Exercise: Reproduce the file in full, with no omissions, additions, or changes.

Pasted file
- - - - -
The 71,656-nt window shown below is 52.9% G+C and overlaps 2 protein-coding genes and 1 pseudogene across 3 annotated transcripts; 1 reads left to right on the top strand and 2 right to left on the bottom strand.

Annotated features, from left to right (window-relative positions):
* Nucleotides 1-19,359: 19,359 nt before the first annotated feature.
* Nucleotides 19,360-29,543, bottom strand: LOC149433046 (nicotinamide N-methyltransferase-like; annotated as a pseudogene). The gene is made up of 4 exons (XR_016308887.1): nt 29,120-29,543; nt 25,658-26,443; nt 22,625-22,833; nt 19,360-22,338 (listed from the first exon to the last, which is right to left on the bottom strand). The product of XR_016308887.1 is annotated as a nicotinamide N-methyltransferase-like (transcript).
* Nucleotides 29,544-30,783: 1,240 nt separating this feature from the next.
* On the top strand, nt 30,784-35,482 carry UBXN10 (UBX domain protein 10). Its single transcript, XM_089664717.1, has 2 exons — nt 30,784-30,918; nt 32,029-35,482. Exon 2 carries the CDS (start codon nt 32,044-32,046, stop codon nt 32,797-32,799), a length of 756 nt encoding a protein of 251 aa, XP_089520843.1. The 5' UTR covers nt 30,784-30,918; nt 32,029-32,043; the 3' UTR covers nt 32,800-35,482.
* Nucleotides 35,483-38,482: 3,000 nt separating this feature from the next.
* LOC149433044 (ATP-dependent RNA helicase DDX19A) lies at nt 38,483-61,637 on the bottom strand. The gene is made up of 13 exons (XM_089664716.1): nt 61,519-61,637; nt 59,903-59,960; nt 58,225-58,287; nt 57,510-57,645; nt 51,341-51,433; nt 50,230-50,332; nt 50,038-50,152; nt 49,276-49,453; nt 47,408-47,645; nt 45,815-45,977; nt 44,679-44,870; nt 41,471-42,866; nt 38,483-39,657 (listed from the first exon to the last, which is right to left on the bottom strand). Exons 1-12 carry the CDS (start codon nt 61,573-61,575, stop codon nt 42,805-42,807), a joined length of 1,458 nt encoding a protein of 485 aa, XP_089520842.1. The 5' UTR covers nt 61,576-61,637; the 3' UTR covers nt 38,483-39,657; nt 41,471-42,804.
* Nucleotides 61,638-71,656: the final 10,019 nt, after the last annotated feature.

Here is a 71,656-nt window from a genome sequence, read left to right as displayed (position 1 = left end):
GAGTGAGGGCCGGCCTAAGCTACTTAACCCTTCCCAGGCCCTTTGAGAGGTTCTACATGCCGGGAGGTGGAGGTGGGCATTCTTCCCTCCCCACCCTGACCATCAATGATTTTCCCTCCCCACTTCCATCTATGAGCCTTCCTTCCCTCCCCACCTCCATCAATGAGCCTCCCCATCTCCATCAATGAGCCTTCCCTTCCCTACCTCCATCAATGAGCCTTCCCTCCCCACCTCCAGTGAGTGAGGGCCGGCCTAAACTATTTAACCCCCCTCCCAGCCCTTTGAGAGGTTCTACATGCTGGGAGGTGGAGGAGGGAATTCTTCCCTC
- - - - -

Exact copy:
The 71,656-nt window shown below is 52.9% G+C and overlaps 2 protein-coding genes and 1 pseudogene across 3 annotated transcripts; 1 reads left to right on the top strand and 2 right to left on the bottom strand.

Annotated features, from left to right (window-relative positions):
* Nucleotides 1-19,359: 19,359 nt before the first annotated feature.
* Nucleotides 19,360-29,543, bottom strand: LOC149433046 (nicotinamide N-methyltransferase-like; annotated as a pseudogene). The gene is made up of 4 exons (XR_016308887.1): nt 29,120-29,543; nt 25,658-26,443; nt 22,625-22,833; nt 19,360-22,338 (listed from the first exon to the last, which is right to left on the bottom strand). The product of XR_016308887.1 is annotated as a nicotinamide N-methyltransferase-like (transcript).
* Nucleotides 29,544-30,783: 1,240 nt separating this feature from the next.
* On the top strand, nt 30,784-35,482 carry UBXN10 (UBX domain protein 10). Its single transcript, XM_089664717.1, has 2 exons — nt 30,784-30,918; nt 32,029-35,482. Exon 2 carries the CDS (start codon nt 32,044-32,046, stop codon nt 32,797-32,799), a length of 756 nt encoding a protein of 251 aa, XP_089520843.1. The 5' UTR covers nt 30,784-30,918; nt 32,029-32,043; the 3' UTR covers nt 32,800-35,482.
* Nucleotides 35,483-38,482: 3,000 nt separating this feature from the next.
* LOC149433044 (ATP-dependent RNA helicase DDX19A) lies at nt 38,483-61,637 on the bottom strand. The gene is made up of 13 exons (XM_089664716.1): nt 61,519-61,637; nt 59,903-59,960; nt 58,225-58,287; nt 57,510-57,645; nt 51,341-51,433; nt 50,230-50,332; nt 50,038-50,152; nt 49,276-49,453; nt 47,408-47,645; nt 45,815-45,977; nt 44,679-44,870; nt 41,471-42,866; nt 38,483-39,657 (listed from the first exon to the last, which is right to left on the bottom strand). Exons 1-12 carry the CDS (start codon nt 61,573-61,575, stop codon nt 42,805-42,807), a joined length of 1,458 nt encoding a protein of 485 aa, XP_089520842.1. The 5' UTR covers nt 61,576-61,637; the 3' UTR covers nt 38,483-39,657; nt 41,471-42,804.
* Nucleotides 61,638-71,656: the final 10,019 nt, after the last annotated feature.

Here is a 71,656-nt window from a genome sequence, read left to right as displayed (position 1 = left end):
GAGTGAGGGCCGGCCTAAGCTACTTAACCCTTCCCAGGCCCTTTGAGAGGTTCTACATGCCGGGAGGTGGAGGTGGGCATTCTTCCCTCCCCACCCTGACCATCAATGATTTTCCCTCCCCACTTCCATCTATGAGCCTTCCTTCCCTCCCCACCTCCATCAATGAGCCTCCCCATCTCCATCAATGAGCCTTCCCTTCCCTACCTCCATCAATGAGCCTTCCCTCCCCACCTCCAGTGAGTGAGGGCCGGCCTAAACTATTTAACCCCCCTCCCAGCCCTTTGAGAGGTTCTACATGCTGGGAGGTGGAGGAGGGAATTCTTCCCTC